This weekend [N.B. end of October] marks six months since Michelle passed away. Half of a year has passed since the person I spent over a third of my life thinking I’d spend the next forty years with left this world.
The truth is that although my heart still aches, in many ways I have been able to move on. It is surprising to me how much this is the case, to the point where I find myself second-guessing if I really am doing well, if I should be doing the things that I’m doing, or even questioning my emotional maturity and self-understanding.
Readers of this site know that this blog has become a sort of therapy for me, so today I want to itemize some things I’ve had in my head and try to work my way through my thoughts and feelings around this feeling of second-guessing, as well as talk about some things specific to my experiences.
All through this summer and fall, I’ve realized that certain circumstances about what happened this year were unusual and allowed me to perhaps heal faster than many people are able to in similar scenarios. As terrible as all of this has been, I have still been incredibly fortunate.
I was struck reading a New York Times interview with Patton Oswalt published just this week about how he feels that he’ll “never be at 100 percent again”. His wife (also named Michelle) died suddenly, also in April, exactly one week before my Michelle did. She was ten years older at age 46, but that is also tragically young. Patton and his wife were together a year or two less than Michelle and I were. But Patton had no time to prepare for the shock of her death—it was indeed a true shock. And it has hit him hard, affecting him profoundly to this day.
Michelle spent five months ill and from the beginning we knew that it was incredibly serious. Though we mostly avoided speaking of the possibility that Michelle might die for morale reasons, I personally had to be ready for the outcome. Part of me had to contemplate the idea of living without her. For months, the idea of life without Michelle is a concept that I lived with, albeit not at the forefront of my mind. While her death also affected me profoundly, I had nearly half of a year to consider what might transpire, all the while experiencing kinds of grief—for our past, “normal” lives; for health; for innocence; for good fortune.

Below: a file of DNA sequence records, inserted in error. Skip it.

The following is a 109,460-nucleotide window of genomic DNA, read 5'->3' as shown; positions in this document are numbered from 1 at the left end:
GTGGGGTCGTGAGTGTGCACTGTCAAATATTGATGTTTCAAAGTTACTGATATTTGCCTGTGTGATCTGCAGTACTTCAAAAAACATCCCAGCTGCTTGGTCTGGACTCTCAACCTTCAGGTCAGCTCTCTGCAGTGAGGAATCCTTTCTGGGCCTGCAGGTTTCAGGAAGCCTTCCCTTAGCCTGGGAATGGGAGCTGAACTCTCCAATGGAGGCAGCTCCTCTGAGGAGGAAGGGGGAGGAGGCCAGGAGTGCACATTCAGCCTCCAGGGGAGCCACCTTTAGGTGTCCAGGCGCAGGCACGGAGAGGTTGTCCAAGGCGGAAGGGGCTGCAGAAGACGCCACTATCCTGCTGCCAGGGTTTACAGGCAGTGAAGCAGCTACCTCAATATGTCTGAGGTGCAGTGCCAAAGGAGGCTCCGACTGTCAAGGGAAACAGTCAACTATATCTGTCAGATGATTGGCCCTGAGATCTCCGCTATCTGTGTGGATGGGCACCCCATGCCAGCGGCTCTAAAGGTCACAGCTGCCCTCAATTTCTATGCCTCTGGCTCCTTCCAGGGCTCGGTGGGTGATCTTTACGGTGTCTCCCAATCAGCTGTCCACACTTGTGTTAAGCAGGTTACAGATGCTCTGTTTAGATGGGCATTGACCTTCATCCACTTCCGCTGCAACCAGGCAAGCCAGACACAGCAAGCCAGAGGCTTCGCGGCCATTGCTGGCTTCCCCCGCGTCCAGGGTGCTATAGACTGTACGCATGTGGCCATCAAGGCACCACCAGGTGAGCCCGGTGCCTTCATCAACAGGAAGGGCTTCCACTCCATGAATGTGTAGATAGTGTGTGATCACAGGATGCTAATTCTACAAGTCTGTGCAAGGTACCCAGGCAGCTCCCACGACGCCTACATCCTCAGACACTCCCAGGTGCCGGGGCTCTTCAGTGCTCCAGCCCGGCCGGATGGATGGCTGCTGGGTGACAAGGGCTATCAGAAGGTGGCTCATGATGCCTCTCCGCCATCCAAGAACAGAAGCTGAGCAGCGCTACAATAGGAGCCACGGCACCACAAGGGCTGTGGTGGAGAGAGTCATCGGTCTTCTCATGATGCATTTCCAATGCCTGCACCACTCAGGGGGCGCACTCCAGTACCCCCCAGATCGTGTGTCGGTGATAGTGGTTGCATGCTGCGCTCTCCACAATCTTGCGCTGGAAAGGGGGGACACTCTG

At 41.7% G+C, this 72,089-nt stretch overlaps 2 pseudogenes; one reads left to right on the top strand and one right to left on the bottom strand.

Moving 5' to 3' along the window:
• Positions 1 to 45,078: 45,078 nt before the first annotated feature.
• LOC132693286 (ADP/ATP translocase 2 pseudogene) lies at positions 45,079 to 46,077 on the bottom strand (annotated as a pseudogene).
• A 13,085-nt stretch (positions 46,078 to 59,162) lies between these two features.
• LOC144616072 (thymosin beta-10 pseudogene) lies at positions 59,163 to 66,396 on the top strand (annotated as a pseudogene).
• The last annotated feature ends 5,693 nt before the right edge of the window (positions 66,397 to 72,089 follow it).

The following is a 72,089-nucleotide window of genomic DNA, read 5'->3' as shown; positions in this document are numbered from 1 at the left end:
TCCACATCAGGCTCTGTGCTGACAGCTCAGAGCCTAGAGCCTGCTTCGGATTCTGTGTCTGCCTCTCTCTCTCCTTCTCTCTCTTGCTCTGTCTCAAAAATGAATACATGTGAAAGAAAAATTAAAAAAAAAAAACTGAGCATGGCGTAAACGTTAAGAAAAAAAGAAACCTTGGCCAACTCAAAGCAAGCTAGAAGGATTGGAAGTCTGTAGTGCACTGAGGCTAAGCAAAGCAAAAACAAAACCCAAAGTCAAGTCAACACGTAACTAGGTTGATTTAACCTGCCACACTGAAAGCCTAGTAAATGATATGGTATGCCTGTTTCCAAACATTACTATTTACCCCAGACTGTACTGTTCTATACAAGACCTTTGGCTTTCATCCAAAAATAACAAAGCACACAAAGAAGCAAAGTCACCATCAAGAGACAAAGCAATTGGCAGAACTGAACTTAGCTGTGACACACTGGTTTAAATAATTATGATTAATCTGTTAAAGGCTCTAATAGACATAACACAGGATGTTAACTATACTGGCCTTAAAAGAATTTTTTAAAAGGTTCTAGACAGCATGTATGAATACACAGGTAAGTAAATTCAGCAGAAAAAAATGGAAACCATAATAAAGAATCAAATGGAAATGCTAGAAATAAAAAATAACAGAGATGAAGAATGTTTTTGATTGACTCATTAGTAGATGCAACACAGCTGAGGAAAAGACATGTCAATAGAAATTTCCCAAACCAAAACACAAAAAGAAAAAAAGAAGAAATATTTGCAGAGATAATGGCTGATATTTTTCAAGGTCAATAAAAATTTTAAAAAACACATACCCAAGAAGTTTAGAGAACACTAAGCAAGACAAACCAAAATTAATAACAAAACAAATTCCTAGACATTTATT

The entire time Michelle was sick, from December through April, I had incredible flexibility with my job. I did not have to work, hassle with finances or insurance, or have any schedule save the one I needed in order to focus on her. This allowed me to spend all day, every day with Michelle (save a few sanity breaks) caring for her and spending time with her.
Similarly, after she passed away, I had carte blanche to take the time that I needed to focus on my grief, adjusting to my new life, and taking care of all of the logistical details. Hardly anyone gets this sort of flexibility, and few people even get to focus on anything in their life with such intensity, let alone something as critical as grieving a spouse. This has had incredible effects on my healing.
Both when confronted with her illness, when both of us had to accept its reality, and when I was confronted with her death, I feel like we skipped the first three stages of grief and loss—denial, anger, and bargaining. I am, and Michelle was, a wholly realistic person who faces facts.
I never had a moment after we found that Michelle was sick where I said “this cannot be”. It simply was. It was the new normal.
Neither of us got angry about things. In fact, in the eulogy I gave for Michelle, I mentioned how she herself never got angry at the situation. What good would it do? There were more important things to focus on.
And because I was able to focus, and because I worked my butt off doing research, communicating with medical professionals, and understanding the scenarios that we faced, I never had a “what if” about if I had taken a different path. That way leads to self-destruction and it’s a thing I simply would not contemplate.
Even after her death, as I learned more about the nature of the rare and serious disease that she faced, itself even more terrible than the wholly awful pancreatic cancer, I realized that there was no other way that this would have gone down save an unexplained, statistically impossible event. It just was.
Or rather, lack thereof. I have none. This is a remarkable thing to say, but I have no regrets about how I was able to spend my time with Michelle and care for her during her illness, but, more importantly, neither do I about our nearly fifteen years together. There were essentially no opportunities that we did not seize. Sure, there were many things that we still wanted to do together—see the rest of the great apes in the wild (we saw orangutans), travel to so many more countries together, make a little getaway home in the country someplace, and just continue so many adventures. But there was so much that we wanted to do together that we did, that we made time for, that we pushed through those little fears for.
For often, those fears are the only things actually in your way.